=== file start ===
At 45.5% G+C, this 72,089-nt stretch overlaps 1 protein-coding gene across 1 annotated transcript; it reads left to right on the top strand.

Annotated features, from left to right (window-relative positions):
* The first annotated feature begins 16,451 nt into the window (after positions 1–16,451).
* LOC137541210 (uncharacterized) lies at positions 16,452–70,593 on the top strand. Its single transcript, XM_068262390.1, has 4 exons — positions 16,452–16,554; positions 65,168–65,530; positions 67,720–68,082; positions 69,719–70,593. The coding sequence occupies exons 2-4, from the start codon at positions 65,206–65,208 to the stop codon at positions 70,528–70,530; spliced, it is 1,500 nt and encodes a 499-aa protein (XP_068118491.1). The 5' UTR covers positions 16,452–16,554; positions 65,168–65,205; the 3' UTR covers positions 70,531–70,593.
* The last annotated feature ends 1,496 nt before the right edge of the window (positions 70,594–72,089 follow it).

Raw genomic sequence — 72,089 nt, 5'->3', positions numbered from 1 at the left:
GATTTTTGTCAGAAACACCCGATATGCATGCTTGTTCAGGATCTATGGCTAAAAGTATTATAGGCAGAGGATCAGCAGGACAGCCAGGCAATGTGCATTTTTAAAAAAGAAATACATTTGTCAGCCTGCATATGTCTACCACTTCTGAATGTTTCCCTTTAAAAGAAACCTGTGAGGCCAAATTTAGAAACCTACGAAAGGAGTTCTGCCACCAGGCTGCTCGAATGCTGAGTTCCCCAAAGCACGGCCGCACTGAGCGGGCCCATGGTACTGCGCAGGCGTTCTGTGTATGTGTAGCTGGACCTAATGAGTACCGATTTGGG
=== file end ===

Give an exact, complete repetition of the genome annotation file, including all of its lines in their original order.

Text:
At 45.5% G+C, this 72,089-nt stretch overlaps 1 protein-coding gene across 1 annotated transcript; it reads left to right on the top strand.

Annotated features, from left to right (window-relative positions):
* The first annotated feature begins 16,451 nt into the window (after positions 1–16,451).
* LOC137541210 (uncharacterized) lies at positions 16,452–70,593 on the top strand. Its single transcript, XM_068262390.1, has 4 exons — positions 16,452–16,554; positions 65,168–65,530; positions 67,720–68,082; positions 69,719–70,593. The coding sequence occupies exons 2-4, from the start codon at positions 65,206–65,208 to the stop codon at positions 70,528–70,530; spliced, it is 1,500 nt and encodes a 499-aa protein (XP_068118491.1). The 5' UTR covers positions 16,452–16,554; positions 65,168–65,205; the 3' UTR covers positions 70,531–70,593.
* The last annotated feature ends 1,496 nt before the right edge of the window (positions 70,594–72,089 follow it).

Raw genomic sequence — 72,089 nt, 5'->3', positions numbered from 1 at the left:
GATTTTTGTCAGAAACACCCGATATGCATGCTTGTTCAGGATCTATGGCTAAAAGTATTATAGGCAGAGGATCAGCAGGACAGCCAGGCAATGTGCATTTTTAAAAAAGAAATACATTTGTCAGCCTGCATATGTCTACCACTTCTGAATGTTTCCCTTTAAAAGAAACCTGTGAGGCCAAATTTAGAAACCTACGAAAGGAGTTCTGCCACCAGGCTGCTCGAATGCTGAGTTCCCCAAAGCACGGCCGCACTGAGCGGGCCCATGGTACTGCGCAGGCGTTCTGTGTATGTGTAGCTGGACCTAATGAGTACCGATTTGGG